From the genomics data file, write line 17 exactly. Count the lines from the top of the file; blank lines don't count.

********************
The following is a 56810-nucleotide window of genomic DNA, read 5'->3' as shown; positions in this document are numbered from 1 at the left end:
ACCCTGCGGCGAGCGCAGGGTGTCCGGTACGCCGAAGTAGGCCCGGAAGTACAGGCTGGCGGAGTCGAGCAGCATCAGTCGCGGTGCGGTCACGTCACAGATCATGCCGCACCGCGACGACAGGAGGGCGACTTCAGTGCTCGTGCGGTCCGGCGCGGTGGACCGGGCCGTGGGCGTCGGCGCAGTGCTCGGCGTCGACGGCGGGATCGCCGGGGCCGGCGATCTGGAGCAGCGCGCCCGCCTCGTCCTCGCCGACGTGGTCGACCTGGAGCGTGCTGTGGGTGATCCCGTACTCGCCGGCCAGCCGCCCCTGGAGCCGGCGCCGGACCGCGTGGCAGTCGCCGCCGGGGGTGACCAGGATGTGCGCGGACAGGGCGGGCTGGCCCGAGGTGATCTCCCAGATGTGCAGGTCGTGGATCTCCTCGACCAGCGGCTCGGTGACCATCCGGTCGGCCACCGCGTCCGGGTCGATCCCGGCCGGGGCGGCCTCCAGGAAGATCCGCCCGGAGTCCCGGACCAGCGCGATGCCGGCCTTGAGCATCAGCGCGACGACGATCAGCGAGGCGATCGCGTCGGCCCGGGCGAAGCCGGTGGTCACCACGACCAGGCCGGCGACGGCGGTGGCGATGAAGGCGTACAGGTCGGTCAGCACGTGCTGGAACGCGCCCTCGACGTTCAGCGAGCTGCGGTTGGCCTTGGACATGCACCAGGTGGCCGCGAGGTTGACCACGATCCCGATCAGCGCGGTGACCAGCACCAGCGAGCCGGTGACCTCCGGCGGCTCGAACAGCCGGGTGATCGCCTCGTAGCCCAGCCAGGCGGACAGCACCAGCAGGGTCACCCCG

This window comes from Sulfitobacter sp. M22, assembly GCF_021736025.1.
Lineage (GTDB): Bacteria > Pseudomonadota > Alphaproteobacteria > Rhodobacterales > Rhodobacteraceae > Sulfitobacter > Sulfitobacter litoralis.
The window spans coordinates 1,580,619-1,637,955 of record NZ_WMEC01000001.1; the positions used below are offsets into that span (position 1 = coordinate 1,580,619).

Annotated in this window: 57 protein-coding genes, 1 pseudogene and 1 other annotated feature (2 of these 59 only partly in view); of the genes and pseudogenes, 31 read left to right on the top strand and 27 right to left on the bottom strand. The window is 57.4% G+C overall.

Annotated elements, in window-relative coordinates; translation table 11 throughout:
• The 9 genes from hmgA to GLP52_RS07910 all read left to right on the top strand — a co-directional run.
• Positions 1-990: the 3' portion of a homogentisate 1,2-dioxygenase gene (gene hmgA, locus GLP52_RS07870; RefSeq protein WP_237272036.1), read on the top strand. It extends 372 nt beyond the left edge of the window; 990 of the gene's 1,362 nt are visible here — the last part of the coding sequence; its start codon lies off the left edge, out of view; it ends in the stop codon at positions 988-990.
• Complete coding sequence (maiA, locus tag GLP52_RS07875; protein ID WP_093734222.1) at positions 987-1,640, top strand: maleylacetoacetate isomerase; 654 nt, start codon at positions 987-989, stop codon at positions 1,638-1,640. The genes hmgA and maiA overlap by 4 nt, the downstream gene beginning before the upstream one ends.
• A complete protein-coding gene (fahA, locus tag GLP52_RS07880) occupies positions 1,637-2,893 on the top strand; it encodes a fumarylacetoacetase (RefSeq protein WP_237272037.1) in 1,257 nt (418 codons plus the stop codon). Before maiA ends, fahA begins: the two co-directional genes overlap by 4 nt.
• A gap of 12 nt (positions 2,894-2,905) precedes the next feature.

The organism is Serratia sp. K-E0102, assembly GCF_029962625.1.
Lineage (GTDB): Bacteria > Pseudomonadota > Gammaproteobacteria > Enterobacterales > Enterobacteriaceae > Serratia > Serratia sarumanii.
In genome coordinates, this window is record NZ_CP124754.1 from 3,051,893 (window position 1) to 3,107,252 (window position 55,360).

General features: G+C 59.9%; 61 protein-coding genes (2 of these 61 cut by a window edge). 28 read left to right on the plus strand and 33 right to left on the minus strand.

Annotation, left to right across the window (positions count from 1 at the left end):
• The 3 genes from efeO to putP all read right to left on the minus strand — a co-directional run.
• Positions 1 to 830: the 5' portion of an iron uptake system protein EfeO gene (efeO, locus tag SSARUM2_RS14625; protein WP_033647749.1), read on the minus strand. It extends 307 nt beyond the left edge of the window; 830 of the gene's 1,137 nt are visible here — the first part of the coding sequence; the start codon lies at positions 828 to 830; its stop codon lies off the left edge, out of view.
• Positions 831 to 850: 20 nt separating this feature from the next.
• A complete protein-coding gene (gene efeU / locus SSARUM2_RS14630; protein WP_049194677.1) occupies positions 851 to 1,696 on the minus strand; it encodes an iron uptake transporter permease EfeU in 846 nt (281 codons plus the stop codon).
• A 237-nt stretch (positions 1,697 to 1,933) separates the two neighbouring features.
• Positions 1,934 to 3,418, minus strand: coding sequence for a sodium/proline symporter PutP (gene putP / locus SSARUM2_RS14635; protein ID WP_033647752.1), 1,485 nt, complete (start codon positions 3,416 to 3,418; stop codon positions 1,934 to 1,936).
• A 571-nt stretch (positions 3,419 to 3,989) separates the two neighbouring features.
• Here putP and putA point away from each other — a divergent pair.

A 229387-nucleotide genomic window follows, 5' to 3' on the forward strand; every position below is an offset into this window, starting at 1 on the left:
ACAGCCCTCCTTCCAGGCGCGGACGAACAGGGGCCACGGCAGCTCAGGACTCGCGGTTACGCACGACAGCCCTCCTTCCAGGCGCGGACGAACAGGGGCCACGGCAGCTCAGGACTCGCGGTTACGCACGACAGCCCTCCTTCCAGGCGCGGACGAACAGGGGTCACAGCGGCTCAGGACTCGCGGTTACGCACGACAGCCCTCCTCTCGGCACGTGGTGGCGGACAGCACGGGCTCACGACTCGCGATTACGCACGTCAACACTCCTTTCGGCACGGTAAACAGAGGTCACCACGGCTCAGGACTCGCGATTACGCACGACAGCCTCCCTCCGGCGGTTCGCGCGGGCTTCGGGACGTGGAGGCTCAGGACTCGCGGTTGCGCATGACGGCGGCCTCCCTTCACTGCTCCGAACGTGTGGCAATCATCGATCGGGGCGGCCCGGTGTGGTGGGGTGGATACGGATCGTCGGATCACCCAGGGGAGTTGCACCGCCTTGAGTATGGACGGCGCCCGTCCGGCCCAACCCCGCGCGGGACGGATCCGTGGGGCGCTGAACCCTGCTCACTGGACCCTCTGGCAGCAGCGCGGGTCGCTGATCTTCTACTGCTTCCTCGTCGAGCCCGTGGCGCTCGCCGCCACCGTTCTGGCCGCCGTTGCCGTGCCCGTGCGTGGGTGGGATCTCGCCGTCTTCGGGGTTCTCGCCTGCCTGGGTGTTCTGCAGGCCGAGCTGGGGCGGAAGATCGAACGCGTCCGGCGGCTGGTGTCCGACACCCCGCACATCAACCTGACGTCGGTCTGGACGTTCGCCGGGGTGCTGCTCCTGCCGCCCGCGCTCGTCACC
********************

Annotation, left to right across the window (positions count from 1 at the left end):